DR TIM ALLISON: 'I hope new legislation will help make smoking a thing of the past'
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Our health is affected by many things, and I have written here in the past about lots of them.
I have covered Covid frequently as well as vaccination.
I have only mentioned smoking a few times and want to say a bit more about it now.
Usually, we make use of a particular time of year to think about quitting smoking, such as the New Year or perhaps October as part of the nationwide public health Stoptober campaign.
I have been prompted to write about smoking now, though, because of the potential for new legislation that could mean that the age for legal sale of tobacco would rise by one year every year.
Young people growing up now would see tobacco on legal sale only for older people.
The idea is to create, over a period of several years, a completely smoke free generation.
Stopping smoking remains the most important way for us to improve the health of the population as a whole.
Quitting helps the quitter of course, but it also is of benefit to those around them.
And one of the most remarkable things about quitting smoking is about how quickly doing so can lead to improvements in health.
The risk of heart disease and stroke drops almost immediately after quitting as the harmful effects of smoking on blood vessels is taken away.
The toxic chemicals in tobacco smoke have longer lasting influence on cells in our bodies and that can lead to cancer.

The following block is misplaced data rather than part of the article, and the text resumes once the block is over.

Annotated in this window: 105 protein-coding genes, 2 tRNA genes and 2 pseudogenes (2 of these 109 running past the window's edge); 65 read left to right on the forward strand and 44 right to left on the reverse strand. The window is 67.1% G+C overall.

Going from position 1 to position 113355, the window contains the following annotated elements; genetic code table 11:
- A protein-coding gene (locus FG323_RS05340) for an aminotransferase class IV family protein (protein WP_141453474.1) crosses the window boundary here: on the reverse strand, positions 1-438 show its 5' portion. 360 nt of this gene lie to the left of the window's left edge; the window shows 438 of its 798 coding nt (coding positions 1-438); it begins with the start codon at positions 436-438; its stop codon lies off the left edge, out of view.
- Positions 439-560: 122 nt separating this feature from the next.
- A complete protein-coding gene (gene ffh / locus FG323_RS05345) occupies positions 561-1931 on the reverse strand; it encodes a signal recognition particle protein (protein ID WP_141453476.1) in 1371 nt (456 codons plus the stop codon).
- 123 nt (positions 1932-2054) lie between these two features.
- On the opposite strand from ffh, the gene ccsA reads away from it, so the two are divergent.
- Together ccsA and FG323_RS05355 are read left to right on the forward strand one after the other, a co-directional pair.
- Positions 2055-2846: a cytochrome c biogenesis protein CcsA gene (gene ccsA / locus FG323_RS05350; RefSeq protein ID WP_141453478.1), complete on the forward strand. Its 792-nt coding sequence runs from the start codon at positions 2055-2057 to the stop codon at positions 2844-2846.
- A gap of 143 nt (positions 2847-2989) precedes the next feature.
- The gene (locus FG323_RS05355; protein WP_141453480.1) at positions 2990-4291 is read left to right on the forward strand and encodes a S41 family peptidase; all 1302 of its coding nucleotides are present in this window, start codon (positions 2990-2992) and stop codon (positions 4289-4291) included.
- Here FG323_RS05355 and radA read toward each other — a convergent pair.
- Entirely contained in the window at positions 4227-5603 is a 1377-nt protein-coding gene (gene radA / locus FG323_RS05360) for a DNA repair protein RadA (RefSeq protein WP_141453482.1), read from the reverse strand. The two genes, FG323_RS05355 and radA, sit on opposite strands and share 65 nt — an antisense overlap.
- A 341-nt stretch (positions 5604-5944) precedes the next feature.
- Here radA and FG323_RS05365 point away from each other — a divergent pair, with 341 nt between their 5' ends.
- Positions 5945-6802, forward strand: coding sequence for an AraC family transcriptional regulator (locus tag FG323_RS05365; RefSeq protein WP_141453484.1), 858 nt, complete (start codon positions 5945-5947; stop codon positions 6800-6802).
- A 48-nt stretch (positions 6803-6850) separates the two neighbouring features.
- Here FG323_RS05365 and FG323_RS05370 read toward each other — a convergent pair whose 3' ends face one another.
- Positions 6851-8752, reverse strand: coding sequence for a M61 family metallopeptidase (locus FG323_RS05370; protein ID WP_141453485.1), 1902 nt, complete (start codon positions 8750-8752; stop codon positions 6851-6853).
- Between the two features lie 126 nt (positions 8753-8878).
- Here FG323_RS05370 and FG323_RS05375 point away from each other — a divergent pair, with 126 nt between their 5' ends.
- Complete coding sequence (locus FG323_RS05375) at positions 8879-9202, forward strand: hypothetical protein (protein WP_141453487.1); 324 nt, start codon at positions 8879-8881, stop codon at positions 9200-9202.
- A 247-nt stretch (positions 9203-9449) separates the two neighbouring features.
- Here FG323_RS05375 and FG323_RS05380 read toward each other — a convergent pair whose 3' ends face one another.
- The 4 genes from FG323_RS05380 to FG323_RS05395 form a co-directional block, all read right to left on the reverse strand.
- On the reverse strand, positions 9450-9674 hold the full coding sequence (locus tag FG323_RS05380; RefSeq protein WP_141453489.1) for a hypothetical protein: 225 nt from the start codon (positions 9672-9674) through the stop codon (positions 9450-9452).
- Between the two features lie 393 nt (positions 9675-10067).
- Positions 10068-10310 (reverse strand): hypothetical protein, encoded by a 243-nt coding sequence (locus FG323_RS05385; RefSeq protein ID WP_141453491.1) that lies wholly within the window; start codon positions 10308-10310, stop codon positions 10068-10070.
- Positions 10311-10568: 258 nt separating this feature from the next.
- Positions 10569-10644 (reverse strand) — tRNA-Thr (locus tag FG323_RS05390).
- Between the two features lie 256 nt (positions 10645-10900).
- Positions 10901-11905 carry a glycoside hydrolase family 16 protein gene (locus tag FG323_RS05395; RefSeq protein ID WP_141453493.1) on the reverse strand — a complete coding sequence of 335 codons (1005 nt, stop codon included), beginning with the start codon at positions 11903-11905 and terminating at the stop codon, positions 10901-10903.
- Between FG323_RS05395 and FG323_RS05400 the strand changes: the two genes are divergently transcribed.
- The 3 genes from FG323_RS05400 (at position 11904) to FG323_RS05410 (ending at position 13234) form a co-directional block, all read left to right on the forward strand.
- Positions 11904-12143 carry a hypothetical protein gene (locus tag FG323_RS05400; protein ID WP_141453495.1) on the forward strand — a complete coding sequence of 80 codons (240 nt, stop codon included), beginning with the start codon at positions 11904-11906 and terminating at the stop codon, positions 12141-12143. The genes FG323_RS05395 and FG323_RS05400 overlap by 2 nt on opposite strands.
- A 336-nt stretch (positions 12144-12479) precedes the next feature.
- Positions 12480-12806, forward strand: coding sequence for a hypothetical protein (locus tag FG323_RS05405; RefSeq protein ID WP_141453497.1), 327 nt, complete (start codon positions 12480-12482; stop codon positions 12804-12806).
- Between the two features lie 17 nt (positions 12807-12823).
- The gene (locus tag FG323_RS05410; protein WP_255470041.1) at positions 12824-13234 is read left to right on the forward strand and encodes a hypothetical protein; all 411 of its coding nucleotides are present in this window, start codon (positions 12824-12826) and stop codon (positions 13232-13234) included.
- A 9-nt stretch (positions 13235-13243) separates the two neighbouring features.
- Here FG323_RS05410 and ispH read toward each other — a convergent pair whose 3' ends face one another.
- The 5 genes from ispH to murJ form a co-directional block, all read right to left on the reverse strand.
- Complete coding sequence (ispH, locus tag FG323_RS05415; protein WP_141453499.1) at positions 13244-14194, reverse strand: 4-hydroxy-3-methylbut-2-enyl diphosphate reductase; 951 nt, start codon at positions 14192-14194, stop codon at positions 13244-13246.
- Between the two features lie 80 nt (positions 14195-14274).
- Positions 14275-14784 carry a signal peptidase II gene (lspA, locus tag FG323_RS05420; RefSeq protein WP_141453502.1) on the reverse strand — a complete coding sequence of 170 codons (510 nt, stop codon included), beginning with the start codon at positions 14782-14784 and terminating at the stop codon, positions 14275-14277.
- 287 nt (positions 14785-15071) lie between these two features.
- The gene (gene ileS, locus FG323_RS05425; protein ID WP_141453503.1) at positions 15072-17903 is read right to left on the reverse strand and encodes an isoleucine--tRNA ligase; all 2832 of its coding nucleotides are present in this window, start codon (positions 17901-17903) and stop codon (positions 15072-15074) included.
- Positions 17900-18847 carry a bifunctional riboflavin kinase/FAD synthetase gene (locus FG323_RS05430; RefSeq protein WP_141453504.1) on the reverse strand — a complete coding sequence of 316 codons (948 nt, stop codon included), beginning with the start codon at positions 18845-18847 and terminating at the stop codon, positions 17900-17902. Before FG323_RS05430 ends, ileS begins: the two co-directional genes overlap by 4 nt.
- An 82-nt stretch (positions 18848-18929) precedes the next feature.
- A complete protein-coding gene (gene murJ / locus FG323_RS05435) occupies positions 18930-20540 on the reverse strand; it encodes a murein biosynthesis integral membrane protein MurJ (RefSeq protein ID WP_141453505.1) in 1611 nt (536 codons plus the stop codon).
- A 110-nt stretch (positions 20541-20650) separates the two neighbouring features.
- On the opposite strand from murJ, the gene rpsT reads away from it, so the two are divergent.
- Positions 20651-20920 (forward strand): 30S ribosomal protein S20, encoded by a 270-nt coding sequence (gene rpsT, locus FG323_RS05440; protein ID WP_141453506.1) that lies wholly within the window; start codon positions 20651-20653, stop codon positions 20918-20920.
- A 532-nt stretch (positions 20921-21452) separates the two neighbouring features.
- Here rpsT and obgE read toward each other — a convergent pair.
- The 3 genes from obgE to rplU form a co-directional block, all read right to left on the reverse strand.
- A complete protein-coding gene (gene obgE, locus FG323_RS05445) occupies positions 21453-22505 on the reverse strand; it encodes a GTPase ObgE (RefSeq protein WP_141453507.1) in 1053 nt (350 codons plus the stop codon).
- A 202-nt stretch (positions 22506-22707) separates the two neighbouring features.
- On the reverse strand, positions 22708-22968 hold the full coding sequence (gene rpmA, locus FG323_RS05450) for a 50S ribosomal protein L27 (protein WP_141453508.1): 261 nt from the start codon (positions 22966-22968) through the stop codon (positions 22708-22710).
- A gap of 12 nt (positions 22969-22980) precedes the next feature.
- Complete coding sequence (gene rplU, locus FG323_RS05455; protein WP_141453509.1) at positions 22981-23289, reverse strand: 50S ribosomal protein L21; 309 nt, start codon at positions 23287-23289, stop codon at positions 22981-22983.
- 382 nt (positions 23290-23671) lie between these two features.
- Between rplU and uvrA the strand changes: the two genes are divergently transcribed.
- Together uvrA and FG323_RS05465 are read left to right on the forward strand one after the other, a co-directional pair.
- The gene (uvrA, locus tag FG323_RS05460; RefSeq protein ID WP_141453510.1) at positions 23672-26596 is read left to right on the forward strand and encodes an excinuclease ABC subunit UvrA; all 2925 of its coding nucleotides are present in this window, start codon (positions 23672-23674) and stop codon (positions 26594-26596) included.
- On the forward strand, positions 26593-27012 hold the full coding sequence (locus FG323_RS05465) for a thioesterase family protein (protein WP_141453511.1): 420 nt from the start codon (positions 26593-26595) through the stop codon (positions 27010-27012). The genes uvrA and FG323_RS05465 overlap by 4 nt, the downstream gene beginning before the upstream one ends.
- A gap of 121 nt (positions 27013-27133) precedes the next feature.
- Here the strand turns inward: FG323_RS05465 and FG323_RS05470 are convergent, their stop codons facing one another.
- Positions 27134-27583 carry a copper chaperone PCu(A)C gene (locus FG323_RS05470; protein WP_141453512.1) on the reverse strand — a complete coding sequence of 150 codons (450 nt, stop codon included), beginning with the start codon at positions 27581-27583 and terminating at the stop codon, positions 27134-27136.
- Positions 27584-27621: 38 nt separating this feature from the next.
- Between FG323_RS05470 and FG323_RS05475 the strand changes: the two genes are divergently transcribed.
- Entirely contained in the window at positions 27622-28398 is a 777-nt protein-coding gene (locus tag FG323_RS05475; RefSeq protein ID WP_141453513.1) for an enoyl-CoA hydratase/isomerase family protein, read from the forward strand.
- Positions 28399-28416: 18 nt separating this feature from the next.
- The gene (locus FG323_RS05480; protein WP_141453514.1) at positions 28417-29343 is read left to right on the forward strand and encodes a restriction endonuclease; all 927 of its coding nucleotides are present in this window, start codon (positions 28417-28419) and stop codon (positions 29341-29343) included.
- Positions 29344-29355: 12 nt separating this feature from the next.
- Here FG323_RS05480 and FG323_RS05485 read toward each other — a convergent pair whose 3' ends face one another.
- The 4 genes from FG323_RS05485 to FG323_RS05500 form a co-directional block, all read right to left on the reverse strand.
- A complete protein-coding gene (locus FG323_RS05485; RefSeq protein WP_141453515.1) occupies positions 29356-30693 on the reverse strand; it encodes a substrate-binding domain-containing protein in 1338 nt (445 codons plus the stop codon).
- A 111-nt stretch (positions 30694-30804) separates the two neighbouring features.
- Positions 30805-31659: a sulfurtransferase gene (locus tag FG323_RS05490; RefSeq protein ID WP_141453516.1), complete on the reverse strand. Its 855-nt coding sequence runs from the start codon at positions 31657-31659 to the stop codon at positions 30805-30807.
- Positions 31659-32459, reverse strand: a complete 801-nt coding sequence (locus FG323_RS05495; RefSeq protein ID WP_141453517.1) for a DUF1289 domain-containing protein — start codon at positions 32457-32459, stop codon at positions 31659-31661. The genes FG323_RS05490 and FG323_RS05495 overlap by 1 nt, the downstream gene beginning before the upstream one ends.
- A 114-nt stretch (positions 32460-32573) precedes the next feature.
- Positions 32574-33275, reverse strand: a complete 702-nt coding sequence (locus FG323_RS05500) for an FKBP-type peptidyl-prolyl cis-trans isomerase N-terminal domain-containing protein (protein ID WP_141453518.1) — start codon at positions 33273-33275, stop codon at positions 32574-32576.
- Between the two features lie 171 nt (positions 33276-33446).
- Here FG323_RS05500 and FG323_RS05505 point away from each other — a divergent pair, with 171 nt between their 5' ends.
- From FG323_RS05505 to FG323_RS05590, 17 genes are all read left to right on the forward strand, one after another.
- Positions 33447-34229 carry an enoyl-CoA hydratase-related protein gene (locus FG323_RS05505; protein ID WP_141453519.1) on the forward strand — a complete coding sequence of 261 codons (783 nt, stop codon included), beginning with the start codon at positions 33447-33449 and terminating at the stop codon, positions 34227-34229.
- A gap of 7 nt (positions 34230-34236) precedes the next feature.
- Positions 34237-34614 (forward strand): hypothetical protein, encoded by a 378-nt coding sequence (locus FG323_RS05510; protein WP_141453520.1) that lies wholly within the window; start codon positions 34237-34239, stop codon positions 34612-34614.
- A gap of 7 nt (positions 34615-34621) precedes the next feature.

But the risk will gradually fall for this too once a person gives up.
Help is available from the NHS and from elsewhere to make quitting smoking easier and more local capacity is being made available to support people who want to quit.
For some people stopping smoking is straightforward while for others it can take several attempts to finally succeed.
It is never too late to start living free from smoking and never too late to see the benefit for ourselves and others.
It is not too late for those who have tried to quit before.
There is no need to wait for a New Year resolution or the next Stoptober to think about quitting.
Perhaps the forthcoming festive period with family and friends gathering inside together will give an added impetus to quit instead of having to go outside to smoke.
I want to see a time when no one is smoking, whether outside schools or outside hospitals.
I hope that new legislation will play its part to make smoking a thing of the past.
No one solution will remove smoking from society and laws will never be the whole answer to the problem.
What is most important is for us all to recognise both the harms from smoking and the real opportunity to quit – as well as the huge benefits quitting brings.
Dr Tim Allion is NHS Highland director of public health and policy.